UK house prices rise in June
The annual rate of UK house price growth edged up to 2.7% in June, after rising 0.2% on the month according to the latest data by Zoopla.
Buyer demand has seen strong growth since housing markets reopened, however the number of new homes being listed has not experienced the same increases. This is creating an imbalance of low supply and high demand and is contributing to the house price growth seen in Zoopla’s data.
Manchester, Liverpool and Sheffield are in the top six cities for levels of annual house price growth. According to the data, London has seen the biggest market changes since the stamp duty holiday was implemented by the Chancellor, as sales jumped by 27% in the weeks after the change in the capital.
Using these findings Richard Donnell, director of research and insight at Zoopla, has predicted the outlook for the market and for house prices in 2021.
Donnell said: “COVID and the lockdown have shifted the dynamics of supply and demand across the housing market.
“The staggered reopening of housing markets across countries and the added impetus from the stamp duty holiday mean we expect buyer demand and new sales volumes to hold at current levels over the next two months. The net result will be continued support for house price growth at current levels over the second half of the year. Regional cities in northern England and the Midlands have the strongest underlying trends.
“We expect rising unemployment to weigh on market activity over the final quarter of 2020 and into the first half of 2021. Further government support for the economy cannot be ruled out however, while forbearance by lenders, and the availability of the mortgage payment deferrals, which can start up until the end of October for three to six months, is likely to limit the scale of downside for house prices. Much depends on how businesses respond to the outlook and their decisions on staffing levels and the knock on impact for unemployment.”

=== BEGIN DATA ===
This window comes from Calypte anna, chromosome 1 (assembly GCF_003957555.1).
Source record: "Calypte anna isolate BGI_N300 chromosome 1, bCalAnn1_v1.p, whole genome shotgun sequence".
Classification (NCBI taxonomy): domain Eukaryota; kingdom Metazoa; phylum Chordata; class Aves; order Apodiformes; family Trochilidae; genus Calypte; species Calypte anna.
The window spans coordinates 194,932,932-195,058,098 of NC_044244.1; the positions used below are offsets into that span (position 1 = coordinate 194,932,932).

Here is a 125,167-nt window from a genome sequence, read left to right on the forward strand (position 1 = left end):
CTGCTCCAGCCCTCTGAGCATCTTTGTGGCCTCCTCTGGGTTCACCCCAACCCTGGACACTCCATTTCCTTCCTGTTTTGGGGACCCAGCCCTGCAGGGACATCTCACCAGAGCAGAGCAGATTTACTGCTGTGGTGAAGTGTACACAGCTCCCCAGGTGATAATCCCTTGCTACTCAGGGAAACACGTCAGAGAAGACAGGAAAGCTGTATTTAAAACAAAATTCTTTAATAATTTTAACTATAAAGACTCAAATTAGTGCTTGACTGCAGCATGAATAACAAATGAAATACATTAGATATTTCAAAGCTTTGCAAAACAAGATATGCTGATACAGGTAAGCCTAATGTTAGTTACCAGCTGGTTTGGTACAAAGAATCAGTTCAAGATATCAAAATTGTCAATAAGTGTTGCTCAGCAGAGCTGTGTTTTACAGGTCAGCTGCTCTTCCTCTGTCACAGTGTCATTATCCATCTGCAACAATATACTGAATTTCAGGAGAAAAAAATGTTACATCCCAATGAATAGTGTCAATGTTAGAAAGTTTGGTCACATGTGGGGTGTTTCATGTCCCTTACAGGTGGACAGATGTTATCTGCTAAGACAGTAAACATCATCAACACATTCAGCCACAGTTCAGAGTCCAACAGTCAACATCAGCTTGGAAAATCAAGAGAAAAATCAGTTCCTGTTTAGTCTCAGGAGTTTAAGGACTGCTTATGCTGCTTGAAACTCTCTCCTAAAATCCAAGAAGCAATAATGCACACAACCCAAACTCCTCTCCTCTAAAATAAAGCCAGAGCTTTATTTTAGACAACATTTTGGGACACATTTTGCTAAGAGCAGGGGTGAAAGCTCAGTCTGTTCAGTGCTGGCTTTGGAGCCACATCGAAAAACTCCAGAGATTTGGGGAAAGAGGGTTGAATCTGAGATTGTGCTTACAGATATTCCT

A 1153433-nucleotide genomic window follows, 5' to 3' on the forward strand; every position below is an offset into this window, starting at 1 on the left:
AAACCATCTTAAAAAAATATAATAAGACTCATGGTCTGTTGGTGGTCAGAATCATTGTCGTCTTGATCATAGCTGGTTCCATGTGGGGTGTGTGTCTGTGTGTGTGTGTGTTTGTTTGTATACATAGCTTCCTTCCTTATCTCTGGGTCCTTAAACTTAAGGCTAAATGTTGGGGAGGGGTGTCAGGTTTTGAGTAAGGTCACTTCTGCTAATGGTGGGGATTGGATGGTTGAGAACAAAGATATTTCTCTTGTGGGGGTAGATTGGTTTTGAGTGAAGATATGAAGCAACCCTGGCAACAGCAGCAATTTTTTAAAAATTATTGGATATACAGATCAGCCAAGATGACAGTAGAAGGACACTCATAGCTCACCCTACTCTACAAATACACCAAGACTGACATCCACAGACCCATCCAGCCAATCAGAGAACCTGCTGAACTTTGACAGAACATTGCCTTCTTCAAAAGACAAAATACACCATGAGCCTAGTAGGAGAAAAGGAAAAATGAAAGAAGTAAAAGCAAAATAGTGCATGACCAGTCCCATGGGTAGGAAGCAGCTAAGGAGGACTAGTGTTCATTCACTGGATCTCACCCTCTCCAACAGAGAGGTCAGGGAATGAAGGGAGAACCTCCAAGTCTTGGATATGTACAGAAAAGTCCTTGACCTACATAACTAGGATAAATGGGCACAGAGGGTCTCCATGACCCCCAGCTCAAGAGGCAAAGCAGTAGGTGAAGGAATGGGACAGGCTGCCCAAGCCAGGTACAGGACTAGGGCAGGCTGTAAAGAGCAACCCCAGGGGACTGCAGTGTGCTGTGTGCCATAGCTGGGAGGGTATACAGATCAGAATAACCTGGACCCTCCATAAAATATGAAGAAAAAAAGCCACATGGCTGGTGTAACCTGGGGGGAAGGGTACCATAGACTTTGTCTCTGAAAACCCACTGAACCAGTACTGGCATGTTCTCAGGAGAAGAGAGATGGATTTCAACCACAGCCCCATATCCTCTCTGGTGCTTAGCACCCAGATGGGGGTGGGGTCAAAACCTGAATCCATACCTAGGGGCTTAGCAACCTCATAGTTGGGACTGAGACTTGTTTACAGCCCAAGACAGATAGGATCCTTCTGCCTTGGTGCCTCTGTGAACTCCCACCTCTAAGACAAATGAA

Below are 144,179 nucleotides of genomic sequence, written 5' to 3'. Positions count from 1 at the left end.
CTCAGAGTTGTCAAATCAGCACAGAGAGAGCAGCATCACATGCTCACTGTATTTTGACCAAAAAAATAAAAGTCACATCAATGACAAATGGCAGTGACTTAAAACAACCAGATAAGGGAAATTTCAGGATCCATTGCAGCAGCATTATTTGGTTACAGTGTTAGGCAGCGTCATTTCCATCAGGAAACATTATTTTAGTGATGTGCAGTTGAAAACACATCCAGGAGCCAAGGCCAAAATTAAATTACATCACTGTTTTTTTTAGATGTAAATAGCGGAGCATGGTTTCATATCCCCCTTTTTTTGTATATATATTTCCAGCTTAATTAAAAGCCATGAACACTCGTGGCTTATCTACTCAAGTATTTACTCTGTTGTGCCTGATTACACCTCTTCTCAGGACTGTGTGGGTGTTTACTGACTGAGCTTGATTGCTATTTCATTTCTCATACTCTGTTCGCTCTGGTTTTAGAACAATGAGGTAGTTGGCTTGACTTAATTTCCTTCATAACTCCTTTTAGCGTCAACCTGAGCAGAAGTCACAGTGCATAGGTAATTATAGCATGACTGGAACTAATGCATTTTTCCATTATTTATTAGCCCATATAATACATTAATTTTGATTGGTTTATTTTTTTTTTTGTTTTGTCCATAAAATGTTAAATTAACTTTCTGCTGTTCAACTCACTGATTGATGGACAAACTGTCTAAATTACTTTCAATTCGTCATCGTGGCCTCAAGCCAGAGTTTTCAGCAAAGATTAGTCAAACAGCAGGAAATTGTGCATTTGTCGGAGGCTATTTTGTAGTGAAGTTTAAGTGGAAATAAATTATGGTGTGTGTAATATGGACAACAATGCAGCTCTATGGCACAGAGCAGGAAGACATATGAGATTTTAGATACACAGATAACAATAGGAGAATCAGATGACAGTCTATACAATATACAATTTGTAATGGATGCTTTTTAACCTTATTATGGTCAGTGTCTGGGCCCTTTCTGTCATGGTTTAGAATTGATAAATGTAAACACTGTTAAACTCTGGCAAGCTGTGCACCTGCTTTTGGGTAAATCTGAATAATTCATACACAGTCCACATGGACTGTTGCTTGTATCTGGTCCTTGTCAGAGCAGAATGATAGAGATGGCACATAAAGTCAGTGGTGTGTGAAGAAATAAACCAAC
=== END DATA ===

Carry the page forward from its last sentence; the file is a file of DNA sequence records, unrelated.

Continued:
Despite the increases, the number of sales agreed in the year to date is still 20% lower than over the same period last year, with sales volumes this year looking to be around 15% lower than in 2019.
Steve Seal, managing director at Bluestone Mortgages, added: “It is promising to see house sales returning to pre-COVID levels and buyer demand at a healthy level, as indicated by today’s Zoopla figures. While the stamp duty cut should help rally demand in the short-term, we will need to address a more crucial issue over the long-term – supporting the growing numbers of borrowers who are not able to secure high-street lending once the pandemic subsides.
“What’s discouraging is that being rejected for mainstream finance could become the new reality for many after the crisis, particularly for the huge numbers of people who have been financially impacted by COVID-19. This new cohort of “non-vanilla” borrowers – potentially numbering in the thousands – could play an important role in the long-term recovery of the housing market, though this can only be achieved if affordable lending is made available to them post-crisis. Over the coming months, it will be key that specialist lenders prepare for this new reality while focusing on their short-term recovery. This will help ensure that underserved borrowers are properly supported in the years to come.”